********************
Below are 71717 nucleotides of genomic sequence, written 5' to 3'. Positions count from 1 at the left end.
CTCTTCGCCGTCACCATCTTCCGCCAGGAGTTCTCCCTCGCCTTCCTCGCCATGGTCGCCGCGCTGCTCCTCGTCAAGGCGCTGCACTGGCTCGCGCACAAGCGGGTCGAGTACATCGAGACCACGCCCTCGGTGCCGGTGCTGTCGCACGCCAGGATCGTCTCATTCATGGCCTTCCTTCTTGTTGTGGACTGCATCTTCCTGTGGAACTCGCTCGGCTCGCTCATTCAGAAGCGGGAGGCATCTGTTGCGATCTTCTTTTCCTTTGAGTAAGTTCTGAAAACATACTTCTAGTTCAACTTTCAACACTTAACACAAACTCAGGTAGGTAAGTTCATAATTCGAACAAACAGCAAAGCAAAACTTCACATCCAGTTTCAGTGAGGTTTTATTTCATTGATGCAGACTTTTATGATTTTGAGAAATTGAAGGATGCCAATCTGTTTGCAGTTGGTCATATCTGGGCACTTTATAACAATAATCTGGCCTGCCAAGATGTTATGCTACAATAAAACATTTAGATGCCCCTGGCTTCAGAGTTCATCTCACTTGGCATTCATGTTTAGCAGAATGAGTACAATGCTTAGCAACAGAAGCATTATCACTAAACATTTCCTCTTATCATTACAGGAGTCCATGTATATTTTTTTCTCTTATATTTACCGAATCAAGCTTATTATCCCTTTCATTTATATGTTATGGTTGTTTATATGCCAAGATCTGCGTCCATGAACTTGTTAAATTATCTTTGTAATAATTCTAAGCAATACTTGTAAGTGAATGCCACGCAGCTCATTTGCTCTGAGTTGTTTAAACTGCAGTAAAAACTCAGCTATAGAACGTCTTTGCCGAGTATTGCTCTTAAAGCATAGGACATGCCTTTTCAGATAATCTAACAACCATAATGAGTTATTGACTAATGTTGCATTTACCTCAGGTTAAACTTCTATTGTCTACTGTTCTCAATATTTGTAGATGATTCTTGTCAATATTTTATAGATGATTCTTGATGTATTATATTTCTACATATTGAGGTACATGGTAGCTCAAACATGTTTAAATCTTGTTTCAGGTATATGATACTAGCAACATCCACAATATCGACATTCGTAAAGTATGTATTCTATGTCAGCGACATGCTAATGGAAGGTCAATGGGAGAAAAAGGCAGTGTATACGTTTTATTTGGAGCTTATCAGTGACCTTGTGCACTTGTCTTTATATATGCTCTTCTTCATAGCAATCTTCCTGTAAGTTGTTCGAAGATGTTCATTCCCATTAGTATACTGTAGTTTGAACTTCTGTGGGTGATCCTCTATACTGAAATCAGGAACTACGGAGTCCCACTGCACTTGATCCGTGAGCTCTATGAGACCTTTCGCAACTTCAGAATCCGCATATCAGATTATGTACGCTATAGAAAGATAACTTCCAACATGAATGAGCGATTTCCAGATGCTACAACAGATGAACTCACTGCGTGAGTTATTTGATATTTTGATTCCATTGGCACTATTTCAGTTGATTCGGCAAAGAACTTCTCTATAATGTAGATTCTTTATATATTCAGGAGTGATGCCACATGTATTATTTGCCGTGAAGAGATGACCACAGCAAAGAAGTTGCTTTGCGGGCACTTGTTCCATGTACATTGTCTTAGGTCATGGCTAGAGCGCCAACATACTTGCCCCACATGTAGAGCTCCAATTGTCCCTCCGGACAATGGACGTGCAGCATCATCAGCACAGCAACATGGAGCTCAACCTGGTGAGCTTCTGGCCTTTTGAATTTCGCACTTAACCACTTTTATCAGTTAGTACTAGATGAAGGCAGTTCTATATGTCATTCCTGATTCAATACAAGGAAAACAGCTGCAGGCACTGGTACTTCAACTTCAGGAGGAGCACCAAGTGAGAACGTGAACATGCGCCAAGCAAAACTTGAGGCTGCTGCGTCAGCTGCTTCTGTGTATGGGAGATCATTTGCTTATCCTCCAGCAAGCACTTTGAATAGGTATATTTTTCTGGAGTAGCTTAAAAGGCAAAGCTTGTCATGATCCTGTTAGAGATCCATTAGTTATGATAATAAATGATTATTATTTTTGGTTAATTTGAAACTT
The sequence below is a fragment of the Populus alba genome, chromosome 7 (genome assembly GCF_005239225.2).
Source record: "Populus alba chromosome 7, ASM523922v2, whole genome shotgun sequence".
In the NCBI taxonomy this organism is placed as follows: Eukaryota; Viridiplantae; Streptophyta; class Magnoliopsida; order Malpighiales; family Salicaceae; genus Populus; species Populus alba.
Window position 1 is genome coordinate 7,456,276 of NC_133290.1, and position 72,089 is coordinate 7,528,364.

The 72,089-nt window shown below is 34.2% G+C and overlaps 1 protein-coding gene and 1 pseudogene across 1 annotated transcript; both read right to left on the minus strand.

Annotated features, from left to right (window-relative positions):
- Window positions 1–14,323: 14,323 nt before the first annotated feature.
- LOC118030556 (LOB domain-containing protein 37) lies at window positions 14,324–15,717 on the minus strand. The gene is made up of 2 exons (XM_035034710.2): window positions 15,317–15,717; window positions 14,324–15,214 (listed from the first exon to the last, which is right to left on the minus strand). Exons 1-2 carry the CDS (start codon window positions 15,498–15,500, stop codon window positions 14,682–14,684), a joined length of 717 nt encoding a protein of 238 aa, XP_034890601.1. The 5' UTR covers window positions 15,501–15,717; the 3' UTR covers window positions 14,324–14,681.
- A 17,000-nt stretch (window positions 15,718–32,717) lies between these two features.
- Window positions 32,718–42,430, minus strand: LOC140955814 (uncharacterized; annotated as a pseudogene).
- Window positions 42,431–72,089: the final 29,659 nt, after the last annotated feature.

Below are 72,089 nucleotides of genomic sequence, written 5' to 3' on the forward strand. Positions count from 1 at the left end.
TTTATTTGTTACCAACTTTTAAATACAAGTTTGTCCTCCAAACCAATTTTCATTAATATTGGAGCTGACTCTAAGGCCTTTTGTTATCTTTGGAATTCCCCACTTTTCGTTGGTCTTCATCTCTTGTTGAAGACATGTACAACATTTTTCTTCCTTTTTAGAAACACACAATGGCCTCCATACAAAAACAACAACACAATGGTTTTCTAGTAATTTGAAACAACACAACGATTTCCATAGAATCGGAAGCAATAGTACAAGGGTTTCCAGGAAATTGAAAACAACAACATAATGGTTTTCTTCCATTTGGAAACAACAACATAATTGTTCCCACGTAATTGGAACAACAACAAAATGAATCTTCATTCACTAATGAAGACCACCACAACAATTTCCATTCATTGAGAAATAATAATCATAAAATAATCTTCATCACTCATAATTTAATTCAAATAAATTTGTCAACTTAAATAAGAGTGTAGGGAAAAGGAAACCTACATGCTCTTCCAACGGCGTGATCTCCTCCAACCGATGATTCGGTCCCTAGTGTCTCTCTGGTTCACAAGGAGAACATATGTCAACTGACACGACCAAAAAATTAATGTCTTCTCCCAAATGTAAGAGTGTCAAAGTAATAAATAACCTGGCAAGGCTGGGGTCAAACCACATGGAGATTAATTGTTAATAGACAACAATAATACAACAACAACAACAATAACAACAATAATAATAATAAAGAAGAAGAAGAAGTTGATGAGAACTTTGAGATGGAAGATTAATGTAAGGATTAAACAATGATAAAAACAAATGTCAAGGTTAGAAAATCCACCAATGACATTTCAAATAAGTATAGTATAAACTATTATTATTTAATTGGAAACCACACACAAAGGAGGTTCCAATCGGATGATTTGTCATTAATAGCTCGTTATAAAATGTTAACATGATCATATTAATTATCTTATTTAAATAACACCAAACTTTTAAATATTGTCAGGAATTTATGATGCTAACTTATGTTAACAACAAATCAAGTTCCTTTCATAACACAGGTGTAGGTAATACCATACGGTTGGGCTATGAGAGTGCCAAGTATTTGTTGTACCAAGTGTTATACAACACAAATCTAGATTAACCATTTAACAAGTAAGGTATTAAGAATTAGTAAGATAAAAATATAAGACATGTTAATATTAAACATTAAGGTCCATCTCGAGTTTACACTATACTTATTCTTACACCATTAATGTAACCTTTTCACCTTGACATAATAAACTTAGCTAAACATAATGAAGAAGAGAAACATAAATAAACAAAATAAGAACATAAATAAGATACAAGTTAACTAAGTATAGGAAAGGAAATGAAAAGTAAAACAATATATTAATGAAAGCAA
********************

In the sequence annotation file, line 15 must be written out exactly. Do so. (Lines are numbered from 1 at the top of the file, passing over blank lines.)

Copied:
TTTATTTGTTACCAACTTTTAAATACAAGTTTGTCCTCCAAACCAATTTTCATTAATATTGGAGCTGACTCTAAGGCCTTTTGTTATCTTTGGAATTCCCCACTTTTCGTTGGTCTTCATCTCTTGTTGAAGACATGTACAACATTTTTCTTCCTTTTTAGAAACACACAATGGCCTCCATACAAAAACAACAACACAATGGTTTTCTAGTAATTTGAAACAACACAACGATTTCCATAGAATCGGAAGCAATAGTACAAGGGTTTCCAGGAAATTGAAAACAACAACATAATGGTTTTCTTCCATTTGGAAACAACAACATAATTGTTCCCACGTAATTGGAACAACAACAAAATGAATCTTCATTCACTAATGAAGACCACCACAACAATTTCCATTCATTGAGAAATAATAATCATAAAATAATCTTCATCACTCATAATTTAATTCAAATAAATTTGTCAACTTAAATAAGAGTGTAGGGAAAAGGAAACCTACATGCTCTTCCAACGGCGTGATCTCCTCCAACCGATGATTCGGTCCCTAGTGTCTCTCTGGTTCACAAGGAGAACATATGTCAACTGACACGACCAAAAAATTAATGTCTTCTCCCAAATGTAAGAGTGTCAAAGTAATAAATAACCTGGCAAGGCTGGGGTCAAACCACATGGAGATTAATTGTTAATAGACAACAATAATACAACAACAACAACAATAACAACAATAATAATAATAAAGAAGAAGAAGAAGTTGATGAGAACTTTGAGATGGAAGATTAATGTAAGGATTAAACAATGATAAAAACAAATGTCAAGGTTAGAAAATCCACCAATGACATTTCAAATAAGTATAGTATAAACTATTATTATTTAATTGGAAACCACACACAAAGGAGGTTCCAATCGGATGATTTGTCATTAATAGCTCGTTATAAAATGTTAACATGATCATATTAATTATCTTATTTAAATAACACCAAACTTTTAAATATTGTCAGGAATTTATGATGCTAACTTATGTTAACAACAAATCAAGTTCCTTTCATAACACAGGTGTAGGTAATACCATACGGTTGGGCTATGAGAGTGCCAAGTATTTGTTGTACCAAGTGTTATACAACACAAATCTAGATTAACCATTTAACAAGTAAGGTATTAAGAATTAGTAAGATAAAAATATAAGACATGTTAATATTAAACATTAAGGTCCATCTCGAGTTTACACTATACTTATTCTTACACCATTAATGTAACCTTTTCACCTTGACATAATAAACTTAGCTAAACATAATGAAGAAGAGAAACATAAATAAACAAAATAAGAACATAAATAAGATACAAGTTAACTAAGTATAGGAAAGGAAATGAAAAGTAAAACAATATATTAATGAAAGCAA